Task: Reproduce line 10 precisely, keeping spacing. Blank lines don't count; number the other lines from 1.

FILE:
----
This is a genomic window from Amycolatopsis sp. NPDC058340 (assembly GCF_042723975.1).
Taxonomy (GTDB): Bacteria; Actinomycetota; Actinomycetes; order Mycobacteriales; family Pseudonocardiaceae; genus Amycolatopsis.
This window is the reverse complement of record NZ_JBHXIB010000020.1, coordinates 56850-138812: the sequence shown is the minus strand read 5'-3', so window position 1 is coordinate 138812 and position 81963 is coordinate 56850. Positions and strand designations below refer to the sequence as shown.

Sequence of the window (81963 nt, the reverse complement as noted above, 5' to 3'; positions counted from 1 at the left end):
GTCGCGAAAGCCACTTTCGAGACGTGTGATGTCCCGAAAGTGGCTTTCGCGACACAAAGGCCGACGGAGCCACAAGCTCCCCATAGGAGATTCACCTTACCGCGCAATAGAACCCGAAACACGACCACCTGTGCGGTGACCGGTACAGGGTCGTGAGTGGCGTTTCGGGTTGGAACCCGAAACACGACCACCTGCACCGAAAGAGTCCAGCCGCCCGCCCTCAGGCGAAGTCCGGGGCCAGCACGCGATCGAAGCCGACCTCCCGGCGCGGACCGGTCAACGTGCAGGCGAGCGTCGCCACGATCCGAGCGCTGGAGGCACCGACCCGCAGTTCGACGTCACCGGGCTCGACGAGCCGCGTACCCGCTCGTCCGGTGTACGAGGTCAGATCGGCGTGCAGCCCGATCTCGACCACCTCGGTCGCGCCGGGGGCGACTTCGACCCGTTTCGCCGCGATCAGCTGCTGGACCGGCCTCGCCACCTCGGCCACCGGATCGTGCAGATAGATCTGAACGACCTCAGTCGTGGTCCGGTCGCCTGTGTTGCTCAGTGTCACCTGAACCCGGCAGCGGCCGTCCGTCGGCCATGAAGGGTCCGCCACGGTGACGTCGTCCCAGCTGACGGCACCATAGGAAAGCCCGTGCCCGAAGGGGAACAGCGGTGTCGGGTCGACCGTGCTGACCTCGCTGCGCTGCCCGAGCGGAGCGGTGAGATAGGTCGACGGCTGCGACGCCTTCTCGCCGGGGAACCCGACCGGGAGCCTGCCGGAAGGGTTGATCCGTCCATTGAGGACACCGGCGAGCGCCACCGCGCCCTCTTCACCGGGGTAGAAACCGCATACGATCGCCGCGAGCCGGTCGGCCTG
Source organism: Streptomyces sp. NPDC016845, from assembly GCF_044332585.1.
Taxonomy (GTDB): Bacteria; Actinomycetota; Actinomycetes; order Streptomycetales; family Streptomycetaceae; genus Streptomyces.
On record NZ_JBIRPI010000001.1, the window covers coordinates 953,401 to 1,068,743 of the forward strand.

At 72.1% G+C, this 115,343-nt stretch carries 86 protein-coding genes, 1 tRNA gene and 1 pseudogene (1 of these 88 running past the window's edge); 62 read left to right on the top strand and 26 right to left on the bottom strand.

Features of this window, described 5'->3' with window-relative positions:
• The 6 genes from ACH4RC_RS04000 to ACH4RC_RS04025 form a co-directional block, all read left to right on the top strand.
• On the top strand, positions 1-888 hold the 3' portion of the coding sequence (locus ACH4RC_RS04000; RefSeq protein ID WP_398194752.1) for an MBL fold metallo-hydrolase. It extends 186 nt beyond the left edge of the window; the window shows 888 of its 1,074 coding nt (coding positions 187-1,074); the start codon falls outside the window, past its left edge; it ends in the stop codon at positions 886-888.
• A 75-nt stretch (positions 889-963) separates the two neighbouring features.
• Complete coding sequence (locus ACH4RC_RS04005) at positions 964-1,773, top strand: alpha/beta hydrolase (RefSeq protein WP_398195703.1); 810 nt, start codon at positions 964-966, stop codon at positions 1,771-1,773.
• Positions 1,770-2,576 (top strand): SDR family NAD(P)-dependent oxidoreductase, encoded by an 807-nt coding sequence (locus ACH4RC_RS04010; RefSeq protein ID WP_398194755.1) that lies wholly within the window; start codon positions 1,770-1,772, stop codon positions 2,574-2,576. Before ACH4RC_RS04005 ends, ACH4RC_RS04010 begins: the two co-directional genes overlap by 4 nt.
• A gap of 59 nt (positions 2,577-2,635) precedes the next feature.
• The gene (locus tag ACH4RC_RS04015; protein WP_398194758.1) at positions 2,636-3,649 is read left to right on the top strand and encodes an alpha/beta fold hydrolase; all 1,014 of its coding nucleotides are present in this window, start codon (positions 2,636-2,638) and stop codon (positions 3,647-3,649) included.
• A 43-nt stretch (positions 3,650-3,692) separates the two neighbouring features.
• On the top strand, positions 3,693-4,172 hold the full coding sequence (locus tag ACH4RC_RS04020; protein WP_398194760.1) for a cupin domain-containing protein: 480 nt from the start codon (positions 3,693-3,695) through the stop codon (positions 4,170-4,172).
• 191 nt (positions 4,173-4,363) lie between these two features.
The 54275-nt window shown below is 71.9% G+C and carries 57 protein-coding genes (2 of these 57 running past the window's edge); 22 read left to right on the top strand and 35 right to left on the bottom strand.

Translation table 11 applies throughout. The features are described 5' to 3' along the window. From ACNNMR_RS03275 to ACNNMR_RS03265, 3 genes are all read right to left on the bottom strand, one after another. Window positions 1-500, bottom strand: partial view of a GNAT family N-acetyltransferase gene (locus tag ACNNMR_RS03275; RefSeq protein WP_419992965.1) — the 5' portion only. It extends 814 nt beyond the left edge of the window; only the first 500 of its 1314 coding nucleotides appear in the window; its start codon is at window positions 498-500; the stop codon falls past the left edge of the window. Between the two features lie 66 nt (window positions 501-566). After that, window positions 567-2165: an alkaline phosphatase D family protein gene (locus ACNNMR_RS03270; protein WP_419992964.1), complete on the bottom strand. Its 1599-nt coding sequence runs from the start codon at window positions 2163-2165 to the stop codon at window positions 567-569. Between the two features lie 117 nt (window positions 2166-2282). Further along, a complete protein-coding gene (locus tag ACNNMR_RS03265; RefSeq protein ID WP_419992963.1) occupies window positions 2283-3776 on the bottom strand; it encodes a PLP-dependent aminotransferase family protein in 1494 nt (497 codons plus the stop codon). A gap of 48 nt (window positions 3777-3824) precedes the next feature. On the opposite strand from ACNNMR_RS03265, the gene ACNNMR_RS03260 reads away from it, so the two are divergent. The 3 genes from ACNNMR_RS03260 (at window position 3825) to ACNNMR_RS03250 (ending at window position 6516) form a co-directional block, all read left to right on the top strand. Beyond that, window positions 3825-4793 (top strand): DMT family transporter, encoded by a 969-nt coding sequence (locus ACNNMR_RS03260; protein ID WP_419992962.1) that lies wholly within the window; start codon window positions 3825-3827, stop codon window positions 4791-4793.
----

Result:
Features of this window, described 5'->3' with window-relative positions: